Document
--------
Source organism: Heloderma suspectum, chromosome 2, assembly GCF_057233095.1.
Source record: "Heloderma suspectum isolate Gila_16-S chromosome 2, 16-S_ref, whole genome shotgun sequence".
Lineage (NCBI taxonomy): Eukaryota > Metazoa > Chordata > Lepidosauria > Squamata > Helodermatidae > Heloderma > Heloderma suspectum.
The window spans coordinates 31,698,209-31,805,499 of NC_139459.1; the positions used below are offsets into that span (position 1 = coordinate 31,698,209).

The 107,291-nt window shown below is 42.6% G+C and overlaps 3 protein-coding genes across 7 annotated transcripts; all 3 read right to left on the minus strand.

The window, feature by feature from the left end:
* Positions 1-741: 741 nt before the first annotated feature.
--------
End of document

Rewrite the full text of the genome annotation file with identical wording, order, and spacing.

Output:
Source organism: Heloderma suspectum, chromosome 2, assembly GCF_057233095.1.
Source record: "Heloderma suspectum isolate Gila_16-S chromosome 2, 16-S_ref, whole genome shotgun sequence".
Lineage (NCBI taxonomy): Eukaryota > Metazoa > Chordata > Lepidosauria > Squamata > Helodermatidae > Heloderma > Heloderma suspectum.
The window spans coordinates 31,698,209-31,805,499 of NC_139459.1; the positions used below are offsets into that span (position 1 = coordinate 31,698,209).

The 107,291-nt window shown below is 42.6% G+C and overlaps 3 protein-coding genes across 7 annotated transcripts; all 3 read right to left on the minus strand.

The window, feature by feature from the left end:
* Positions 1-741: 741 nt before the first annotated feature.